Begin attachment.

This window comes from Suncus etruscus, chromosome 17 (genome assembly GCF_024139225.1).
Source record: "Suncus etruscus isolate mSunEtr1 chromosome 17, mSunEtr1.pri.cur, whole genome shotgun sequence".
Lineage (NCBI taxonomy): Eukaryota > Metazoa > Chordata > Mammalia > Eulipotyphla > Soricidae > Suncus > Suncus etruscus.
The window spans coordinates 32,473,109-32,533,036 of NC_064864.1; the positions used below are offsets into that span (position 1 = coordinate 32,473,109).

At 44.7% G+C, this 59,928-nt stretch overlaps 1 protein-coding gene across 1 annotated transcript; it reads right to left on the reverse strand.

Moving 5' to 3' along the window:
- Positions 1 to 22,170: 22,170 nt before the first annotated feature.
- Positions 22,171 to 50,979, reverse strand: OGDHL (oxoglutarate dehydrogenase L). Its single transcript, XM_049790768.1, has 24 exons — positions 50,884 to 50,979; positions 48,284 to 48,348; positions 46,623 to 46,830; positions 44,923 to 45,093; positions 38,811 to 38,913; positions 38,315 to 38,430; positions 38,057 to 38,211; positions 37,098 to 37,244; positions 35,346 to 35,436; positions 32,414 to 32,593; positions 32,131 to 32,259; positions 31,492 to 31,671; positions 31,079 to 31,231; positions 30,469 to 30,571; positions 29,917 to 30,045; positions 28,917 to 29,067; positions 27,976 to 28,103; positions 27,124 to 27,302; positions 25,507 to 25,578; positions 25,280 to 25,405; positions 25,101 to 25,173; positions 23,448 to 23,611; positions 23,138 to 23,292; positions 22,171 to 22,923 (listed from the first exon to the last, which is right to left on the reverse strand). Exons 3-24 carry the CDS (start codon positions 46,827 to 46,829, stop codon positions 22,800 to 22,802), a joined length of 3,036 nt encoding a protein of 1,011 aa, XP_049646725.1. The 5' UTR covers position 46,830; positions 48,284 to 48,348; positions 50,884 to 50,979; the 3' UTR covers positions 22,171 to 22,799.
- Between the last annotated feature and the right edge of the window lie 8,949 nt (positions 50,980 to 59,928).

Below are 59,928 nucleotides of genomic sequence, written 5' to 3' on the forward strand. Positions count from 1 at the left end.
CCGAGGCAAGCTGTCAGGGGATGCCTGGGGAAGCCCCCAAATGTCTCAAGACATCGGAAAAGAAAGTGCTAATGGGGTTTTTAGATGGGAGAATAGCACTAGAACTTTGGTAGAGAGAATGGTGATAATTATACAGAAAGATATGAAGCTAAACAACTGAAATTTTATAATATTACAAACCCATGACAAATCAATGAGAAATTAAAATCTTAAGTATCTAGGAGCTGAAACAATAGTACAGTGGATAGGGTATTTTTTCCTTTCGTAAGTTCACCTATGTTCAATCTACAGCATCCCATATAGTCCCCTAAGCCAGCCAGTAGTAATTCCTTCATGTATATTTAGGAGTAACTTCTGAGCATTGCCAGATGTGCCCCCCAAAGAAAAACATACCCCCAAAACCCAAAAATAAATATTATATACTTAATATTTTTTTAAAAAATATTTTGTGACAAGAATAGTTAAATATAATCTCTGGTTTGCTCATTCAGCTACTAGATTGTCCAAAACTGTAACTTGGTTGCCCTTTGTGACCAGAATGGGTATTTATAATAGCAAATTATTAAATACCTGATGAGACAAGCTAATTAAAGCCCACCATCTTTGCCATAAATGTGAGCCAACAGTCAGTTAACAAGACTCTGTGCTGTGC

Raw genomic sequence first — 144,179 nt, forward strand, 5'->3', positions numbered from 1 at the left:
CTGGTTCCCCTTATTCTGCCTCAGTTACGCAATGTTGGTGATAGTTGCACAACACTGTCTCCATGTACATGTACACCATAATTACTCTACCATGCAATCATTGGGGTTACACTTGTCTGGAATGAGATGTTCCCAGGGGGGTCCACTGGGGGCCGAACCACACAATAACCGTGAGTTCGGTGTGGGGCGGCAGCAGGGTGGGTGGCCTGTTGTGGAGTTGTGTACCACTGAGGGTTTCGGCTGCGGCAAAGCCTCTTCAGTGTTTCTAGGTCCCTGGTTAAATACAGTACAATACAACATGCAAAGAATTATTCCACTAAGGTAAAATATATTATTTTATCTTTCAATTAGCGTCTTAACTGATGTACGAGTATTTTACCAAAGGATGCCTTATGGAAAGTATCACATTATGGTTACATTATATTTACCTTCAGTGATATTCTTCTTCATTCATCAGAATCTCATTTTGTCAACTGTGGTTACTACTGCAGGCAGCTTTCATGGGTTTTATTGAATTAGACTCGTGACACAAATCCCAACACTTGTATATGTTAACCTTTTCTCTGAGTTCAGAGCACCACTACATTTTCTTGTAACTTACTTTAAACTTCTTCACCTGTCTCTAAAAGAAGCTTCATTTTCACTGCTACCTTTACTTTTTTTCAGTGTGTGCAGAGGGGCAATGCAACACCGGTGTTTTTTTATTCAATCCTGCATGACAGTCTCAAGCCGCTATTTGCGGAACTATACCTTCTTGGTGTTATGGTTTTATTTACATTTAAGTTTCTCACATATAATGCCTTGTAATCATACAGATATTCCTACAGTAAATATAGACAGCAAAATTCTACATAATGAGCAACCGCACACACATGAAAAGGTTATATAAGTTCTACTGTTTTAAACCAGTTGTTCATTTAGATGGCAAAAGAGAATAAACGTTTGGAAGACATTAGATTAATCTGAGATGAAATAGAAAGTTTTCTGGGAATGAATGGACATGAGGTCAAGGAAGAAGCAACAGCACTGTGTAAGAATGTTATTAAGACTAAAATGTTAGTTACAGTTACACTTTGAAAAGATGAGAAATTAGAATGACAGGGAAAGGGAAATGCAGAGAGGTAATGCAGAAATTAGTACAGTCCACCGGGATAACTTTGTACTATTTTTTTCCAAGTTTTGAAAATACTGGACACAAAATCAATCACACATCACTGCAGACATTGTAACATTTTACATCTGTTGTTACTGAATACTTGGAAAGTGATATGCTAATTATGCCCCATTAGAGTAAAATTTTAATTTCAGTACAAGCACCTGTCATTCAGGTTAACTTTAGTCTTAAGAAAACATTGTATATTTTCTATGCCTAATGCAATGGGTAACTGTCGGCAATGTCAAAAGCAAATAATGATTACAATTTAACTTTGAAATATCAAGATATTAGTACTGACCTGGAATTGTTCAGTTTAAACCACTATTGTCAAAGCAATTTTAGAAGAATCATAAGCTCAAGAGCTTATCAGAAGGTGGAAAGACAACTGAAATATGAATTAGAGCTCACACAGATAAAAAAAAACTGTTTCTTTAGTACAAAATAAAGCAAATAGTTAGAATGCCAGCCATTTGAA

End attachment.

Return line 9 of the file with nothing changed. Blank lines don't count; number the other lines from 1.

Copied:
- Between the last annotated feature and the right edge of the window lie 8,949 nt (positions 50,980 to 59,928).